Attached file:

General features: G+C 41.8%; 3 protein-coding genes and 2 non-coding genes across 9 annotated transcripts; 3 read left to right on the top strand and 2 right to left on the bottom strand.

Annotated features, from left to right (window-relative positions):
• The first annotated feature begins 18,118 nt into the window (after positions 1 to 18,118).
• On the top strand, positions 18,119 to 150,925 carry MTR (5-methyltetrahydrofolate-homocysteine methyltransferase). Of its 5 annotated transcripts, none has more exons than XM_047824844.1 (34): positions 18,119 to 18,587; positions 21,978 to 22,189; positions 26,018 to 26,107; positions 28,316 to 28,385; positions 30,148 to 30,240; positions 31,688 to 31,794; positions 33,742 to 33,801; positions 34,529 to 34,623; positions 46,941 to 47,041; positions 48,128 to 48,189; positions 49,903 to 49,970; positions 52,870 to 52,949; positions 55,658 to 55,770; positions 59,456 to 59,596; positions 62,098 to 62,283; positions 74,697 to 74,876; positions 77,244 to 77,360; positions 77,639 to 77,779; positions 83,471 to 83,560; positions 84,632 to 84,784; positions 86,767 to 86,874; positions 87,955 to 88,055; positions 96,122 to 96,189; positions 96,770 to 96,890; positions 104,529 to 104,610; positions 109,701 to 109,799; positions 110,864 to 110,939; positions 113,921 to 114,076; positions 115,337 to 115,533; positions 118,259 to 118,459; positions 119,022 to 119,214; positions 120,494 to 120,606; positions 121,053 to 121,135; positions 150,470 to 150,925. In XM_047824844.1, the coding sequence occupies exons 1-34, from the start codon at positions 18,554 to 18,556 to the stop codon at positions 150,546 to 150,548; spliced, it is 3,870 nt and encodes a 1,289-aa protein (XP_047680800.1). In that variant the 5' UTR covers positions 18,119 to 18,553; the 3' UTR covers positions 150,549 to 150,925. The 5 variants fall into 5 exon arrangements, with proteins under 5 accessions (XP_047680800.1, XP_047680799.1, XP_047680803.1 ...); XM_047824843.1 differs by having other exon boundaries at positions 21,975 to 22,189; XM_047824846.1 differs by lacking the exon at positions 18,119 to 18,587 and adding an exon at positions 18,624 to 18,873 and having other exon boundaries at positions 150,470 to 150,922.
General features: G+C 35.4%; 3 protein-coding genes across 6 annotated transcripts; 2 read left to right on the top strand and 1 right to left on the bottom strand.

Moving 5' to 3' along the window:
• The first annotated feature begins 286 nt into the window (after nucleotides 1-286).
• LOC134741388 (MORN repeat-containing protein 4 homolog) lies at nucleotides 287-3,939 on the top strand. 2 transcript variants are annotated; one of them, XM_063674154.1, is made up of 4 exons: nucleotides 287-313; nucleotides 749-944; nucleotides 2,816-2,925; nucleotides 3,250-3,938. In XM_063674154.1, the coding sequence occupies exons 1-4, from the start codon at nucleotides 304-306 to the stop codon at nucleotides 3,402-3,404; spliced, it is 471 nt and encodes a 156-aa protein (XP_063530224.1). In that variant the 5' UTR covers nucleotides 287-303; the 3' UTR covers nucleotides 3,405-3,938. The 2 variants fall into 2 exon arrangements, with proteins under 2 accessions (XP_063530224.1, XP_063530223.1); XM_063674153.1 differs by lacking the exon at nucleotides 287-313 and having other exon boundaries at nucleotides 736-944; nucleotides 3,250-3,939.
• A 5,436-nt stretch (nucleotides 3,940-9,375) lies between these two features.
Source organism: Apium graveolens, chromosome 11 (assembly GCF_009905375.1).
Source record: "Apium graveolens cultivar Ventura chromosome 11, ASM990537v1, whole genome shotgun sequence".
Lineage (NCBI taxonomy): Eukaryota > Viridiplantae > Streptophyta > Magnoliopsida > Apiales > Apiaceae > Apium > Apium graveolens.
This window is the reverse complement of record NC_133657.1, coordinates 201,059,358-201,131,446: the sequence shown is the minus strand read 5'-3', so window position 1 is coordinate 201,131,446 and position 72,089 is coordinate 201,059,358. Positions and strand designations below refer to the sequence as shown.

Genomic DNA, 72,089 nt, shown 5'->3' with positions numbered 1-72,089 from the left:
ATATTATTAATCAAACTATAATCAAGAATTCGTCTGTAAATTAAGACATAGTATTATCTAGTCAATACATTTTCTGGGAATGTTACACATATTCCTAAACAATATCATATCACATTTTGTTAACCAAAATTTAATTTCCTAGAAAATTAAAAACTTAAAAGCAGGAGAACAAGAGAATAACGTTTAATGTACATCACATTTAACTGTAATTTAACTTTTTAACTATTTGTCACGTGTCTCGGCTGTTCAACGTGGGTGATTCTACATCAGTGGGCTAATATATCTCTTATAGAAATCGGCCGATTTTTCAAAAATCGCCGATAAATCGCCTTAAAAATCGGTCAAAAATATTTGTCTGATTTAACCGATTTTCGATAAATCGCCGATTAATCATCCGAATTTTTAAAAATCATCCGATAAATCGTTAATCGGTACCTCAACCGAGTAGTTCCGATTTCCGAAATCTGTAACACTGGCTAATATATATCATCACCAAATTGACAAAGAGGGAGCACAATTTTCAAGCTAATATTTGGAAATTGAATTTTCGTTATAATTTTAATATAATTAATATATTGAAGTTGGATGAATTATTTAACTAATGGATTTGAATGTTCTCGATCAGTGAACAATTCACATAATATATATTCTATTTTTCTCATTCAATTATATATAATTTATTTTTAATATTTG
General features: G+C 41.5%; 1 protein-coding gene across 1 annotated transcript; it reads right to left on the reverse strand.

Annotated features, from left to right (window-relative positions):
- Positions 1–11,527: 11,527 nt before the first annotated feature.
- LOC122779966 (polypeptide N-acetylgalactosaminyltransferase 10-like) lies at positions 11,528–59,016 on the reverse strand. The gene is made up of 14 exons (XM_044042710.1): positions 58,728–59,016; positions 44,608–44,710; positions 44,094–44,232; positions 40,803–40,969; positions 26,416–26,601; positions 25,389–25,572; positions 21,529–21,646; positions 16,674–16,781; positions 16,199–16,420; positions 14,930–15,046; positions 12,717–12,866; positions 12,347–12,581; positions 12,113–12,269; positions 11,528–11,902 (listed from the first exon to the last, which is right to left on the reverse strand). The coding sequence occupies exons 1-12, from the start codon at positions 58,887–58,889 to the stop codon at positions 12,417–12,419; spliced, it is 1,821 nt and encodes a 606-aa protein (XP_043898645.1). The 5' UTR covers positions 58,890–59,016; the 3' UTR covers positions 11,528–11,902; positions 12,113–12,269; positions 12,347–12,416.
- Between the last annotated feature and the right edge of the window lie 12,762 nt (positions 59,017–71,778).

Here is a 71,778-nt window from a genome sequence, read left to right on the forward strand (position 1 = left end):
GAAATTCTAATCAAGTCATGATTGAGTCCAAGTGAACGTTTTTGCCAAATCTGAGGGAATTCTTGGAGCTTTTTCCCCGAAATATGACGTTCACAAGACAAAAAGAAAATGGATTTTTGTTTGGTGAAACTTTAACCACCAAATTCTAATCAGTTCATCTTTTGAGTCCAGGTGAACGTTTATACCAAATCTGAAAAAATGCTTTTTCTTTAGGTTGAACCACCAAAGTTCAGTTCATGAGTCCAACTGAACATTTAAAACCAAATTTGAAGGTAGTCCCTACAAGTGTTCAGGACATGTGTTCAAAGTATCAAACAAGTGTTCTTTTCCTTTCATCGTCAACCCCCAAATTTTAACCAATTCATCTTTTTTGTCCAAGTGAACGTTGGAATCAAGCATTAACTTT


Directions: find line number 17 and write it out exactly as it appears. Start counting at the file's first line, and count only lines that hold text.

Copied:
Annotated features, from left to right (window-relative positions):